Wednesday, October 23, 2013

US payrolls and Fed tapering

The September payrolls gain of 148k was disappointing – market expectations were for a gain of 180k.  Revisions didn’t add much this month with August revised up 24k but July revised down 15k.  The unemployment rate dropped to 7.2% over the month and for once occurred for all the right reasons – the household survey showed a gain in employment, a decline in the number of people unemployed and a flat participation rate.


Looking at the sectoral breakdown, construction posted a solid gain of 20k in the month.  The downside surprises came in manufacturing where employment was flat and there was an only soft gain in private services of 100k.  There was a gain of 22k in the Government sector, all coming from state and local government where the process of fiscal adjustment is further advanced than at the federal level.

This result shows labour market strength remained only modest leading into the Government shutdown.  It’s hard to imagine a stronger result in October given the disruption to activity and the likely delay to private sector hiring decisions given the uncertainty of the fiscal impasse.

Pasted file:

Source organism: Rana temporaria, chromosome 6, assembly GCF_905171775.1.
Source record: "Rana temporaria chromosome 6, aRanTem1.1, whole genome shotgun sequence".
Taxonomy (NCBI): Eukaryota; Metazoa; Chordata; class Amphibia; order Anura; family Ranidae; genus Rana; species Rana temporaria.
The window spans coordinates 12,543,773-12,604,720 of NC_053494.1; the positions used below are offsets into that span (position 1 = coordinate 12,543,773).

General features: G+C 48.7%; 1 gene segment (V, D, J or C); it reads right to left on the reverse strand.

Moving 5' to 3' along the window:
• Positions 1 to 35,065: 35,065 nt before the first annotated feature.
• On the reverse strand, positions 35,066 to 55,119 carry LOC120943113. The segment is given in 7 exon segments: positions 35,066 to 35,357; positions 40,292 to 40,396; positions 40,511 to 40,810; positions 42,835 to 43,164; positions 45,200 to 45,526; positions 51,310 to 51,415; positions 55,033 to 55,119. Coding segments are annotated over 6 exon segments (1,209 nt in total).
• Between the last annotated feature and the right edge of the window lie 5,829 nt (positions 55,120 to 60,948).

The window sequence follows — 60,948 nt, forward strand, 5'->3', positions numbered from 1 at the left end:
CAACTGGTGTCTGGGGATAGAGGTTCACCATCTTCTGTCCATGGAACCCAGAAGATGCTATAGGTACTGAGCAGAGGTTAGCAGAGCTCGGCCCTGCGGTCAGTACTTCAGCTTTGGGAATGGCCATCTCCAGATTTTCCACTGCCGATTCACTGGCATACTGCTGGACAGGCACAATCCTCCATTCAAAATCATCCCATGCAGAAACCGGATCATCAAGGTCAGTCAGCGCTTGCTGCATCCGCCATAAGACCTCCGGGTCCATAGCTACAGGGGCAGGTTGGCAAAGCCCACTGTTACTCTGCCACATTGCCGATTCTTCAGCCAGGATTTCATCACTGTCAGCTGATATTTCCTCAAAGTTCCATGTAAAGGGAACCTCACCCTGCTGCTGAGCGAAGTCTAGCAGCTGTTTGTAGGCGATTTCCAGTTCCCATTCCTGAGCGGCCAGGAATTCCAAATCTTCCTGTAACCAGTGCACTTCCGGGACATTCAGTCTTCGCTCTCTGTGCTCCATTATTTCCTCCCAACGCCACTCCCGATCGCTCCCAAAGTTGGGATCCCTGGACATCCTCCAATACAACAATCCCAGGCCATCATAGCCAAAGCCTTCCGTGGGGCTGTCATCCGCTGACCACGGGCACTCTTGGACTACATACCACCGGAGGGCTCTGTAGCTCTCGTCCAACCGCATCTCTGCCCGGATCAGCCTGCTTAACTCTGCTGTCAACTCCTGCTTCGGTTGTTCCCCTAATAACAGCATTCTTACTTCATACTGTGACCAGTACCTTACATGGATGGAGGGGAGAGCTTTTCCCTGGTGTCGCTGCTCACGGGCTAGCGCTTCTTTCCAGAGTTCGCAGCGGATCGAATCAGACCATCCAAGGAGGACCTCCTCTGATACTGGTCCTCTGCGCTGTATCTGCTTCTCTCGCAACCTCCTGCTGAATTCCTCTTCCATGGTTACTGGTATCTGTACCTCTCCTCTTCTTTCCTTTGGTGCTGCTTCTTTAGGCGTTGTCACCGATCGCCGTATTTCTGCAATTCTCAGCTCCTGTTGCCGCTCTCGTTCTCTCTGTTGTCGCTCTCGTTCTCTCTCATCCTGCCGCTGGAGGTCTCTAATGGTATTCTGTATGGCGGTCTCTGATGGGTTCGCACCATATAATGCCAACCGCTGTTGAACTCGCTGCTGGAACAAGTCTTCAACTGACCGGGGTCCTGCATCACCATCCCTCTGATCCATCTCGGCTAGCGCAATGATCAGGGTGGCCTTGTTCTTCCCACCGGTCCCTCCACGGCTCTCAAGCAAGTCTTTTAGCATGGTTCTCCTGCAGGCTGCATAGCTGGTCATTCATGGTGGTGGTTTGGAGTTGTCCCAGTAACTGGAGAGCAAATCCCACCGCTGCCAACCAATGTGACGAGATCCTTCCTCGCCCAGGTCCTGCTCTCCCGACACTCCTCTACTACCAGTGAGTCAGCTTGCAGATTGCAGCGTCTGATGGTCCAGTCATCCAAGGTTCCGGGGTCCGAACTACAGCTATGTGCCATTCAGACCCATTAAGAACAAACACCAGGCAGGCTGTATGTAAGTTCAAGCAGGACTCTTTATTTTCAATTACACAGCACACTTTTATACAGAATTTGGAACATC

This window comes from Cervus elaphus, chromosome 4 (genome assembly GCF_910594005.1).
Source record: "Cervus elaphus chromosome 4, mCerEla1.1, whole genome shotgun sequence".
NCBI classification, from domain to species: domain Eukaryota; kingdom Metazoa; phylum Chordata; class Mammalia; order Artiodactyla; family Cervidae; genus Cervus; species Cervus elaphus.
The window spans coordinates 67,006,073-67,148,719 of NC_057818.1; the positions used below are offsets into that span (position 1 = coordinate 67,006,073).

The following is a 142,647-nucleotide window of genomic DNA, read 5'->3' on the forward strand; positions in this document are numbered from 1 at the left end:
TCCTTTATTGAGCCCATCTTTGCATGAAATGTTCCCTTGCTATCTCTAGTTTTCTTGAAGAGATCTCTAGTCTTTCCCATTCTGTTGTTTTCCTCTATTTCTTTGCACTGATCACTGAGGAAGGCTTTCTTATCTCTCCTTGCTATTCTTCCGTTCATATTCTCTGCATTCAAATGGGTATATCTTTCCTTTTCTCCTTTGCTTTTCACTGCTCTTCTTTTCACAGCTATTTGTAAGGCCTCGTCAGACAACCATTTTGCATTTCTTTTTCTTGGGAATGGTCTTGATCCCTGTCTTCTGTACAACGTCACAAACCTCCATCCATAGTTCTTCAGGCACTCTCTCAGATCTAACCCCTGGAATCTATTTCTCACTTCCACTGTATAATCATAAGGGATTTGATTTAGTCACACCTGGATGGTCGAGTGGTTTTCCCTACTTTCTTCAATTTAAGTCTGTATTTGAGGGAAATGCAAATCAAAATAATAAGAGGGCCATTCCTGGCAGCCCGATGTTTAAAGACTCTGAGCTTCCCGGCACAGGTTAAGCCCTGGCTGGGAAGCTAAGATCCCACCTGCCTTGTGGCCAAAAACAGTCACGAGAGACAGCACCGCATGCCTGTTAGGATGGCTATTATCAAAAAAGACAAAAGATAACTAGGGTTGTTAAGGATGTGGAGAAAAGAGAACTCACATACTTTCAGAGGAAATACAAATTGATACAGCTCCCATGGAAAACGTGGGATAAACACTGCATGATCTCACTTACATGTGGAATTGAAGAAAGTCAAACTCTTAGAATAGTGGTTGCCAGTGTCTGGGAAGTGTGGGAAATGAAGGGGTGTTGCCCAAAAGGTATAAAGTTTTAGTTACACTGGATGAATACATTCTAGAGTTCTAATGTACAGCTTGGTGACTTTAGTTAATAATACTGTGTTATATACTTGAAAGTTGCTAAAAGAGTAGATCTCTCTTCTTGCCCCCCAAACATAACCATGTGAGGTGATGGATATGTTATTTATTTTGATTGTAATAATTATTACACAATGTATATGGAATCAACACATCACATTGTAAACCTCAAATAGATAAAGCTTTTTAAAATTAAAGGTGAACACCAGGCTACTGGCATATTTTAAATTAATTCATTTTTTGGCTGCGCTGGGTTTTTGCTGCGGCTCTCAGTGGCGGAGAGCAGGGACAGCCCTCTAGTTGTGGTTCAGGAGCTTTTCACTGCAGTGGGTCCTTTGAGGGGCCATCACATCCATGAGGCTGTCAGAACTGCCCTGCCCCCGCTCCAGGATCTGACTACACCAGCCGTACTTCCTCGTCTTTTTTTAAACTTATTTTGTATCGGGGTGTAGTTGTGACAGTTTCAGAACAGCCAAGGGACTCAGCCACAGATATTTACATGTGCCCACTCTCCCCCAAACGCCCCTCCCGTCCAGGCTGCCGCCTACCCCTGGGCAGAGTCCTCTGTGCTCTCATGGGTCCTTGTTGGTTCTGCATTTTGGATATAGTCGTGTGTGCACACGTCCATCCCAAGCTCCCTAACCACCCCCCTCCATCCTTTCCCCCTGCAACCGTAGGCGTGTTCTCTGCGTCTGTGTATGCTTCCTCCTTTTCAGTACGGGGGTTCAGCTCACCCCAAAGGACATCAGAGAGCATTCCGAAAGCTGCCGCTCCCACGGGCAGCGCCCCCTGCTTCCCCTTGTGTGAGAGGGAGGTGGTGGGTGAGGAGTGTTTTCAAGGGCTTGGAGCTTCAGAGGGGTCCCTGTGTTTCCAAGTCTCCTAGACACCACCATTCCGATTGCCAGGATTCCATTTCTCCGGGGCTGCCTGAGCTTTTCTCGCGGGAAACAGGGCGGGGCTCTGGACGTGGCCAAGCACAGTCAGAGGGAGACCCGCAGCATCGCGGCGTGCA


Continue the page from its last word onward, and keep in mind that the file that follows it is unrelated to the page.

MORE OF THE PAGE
While we think the direct impact of the shutdown on economic activity will likely prove to be limited, it remains to be seen what the impact will be on consumer and business confidence, especially in light of the fact we will be doing this all again next year.  I’m not convinced the Tea Party faction of the Republican Party will capitulate readily, although I’d be very happy
to be wrong on that point.  The first important date is the December 13th deadline for a House and Senate budget conference committee to end negotiations on a Budget resolution.  I don’t have high hopes for that process meaning we will head into the New Year with spending authority needing to be renewed by January 15th to avoid another government shutdown.  And of course the debt ceiling will need to be raised by (or shortly after) February 7th.

A December tapering decision by the Fed seems increasingly unlikely.  It became clear from their September deliberations that any decision to taper their asset purchase program would be data dependent rather than any other agenda.  They just won’t have enough by way of “clean” data to make a call this side of Christmas.  A March tapering decision looks increasingly likely.